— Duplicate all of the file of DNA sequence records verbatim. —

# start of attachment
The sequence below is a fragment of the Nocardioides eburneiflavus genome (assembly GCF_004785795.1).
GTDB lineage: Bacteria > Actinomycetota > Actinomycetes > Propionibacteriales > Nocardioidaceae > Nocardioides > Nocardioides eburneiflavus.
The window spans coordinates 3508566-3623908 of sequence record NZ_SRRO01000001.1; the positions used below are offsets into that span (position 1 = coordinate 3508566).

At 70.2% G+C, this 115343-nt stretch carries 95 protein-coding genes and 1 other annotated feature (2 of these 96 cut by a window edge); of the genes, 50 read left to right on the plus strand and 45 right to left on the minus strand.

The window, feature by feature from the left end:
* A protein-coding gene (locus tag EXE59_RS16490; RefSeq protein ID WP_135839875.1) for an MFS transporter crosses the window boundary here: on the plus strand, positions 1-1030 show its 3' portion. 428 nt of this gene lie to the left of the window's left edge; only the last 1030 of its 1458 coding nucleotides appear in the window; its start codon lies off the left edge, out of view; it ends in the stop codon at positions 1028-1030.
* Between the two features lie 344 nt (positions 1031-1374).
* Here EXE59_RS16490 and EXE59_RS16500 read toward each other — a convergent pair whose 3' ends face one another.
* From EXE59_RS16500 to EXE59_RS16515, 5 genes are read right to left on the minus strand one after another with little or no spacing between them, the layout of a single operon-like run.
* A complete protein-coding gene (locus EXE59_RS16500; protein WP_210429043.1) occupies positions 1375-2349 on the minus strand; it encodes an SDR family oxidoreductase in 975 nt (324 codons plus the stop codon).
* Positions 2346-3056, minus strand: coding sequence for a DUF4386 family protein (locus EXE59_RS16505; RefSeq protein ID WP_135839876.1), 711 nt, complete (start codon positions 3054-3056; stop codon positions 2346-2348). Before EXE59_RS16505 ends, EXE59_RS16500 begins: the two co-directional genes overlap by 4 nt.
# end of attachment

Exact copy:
The sequence below is a fragment of the Nocardioides eburneiflavus genome (assembly GCF_004785795.1).
GTDB lineage: Bacteria > Actinomycetota > Actinomycetes > Propionibacteriales > Nocardioidaceae > Nocardioides > Nocardioides eburneiflavus.
The window spans coordinates 3508566-3623908 of sequence record NZ_SRRO01000001.1; the positions used below are offsets into that span (position 1 = coordinate 3508566).

At 70.2% G+C, this 115343-nt stretch carries 95 protein-coding genes and 1 other annotated feature (2 of these 96 cut by a window edge); of the genes, 50 read left to right on the plus strand and 45 right to left on the minus strand.

The window, feature by feature from the left end:
* A protein-coding gene (locus tag EXE59_RS16490; RefSeq protein ID WP_135839875.1) for an MFS transporter crosses the window boundary here: on the plus strand, positions 1-1030 show its 3' portion. 428 nt of this gene lie to the left of the window's left edge; only the last 1030 of its 1458 coding nucleotides appear in the window; its start codon lies off the left edge, out of view; it ends in the stop codon at positions 1028-1030.
* Between the two features lie 344 nt (positions 1031-1374).
* Here EXE59_RS16490 and EXE59_RS16500 read toward each other — a convergent pair whose 3' ends face one another.
* From EXE59_RS16500 to EXE59_RS16515, 5 genes are read right to left on the minus strand one after another with little or no spacing between them, the layout of a single operon-like run.
* A complete protein-coding gene (locus EXE59_RS16500; protein WP_210429043.1) occupies positions 1375-2349 on the minus strand; it encodes an SDR family oxidoreductase in 975 nt (324 codons plus the stop codon).
* Positions 2346-3056, minus strand: coding sequence for a DUF4386 family protein (locus EXE59_RS16505; RefSeq protein ID WP_135839876.1), 711 nt, complete (start codon positions 3054-3056; stop codon positions 2346-2348). Before EXE59_RS16505 ends, EXE59_RS16500 begins: the two co-directional genes overlap by 4 nt.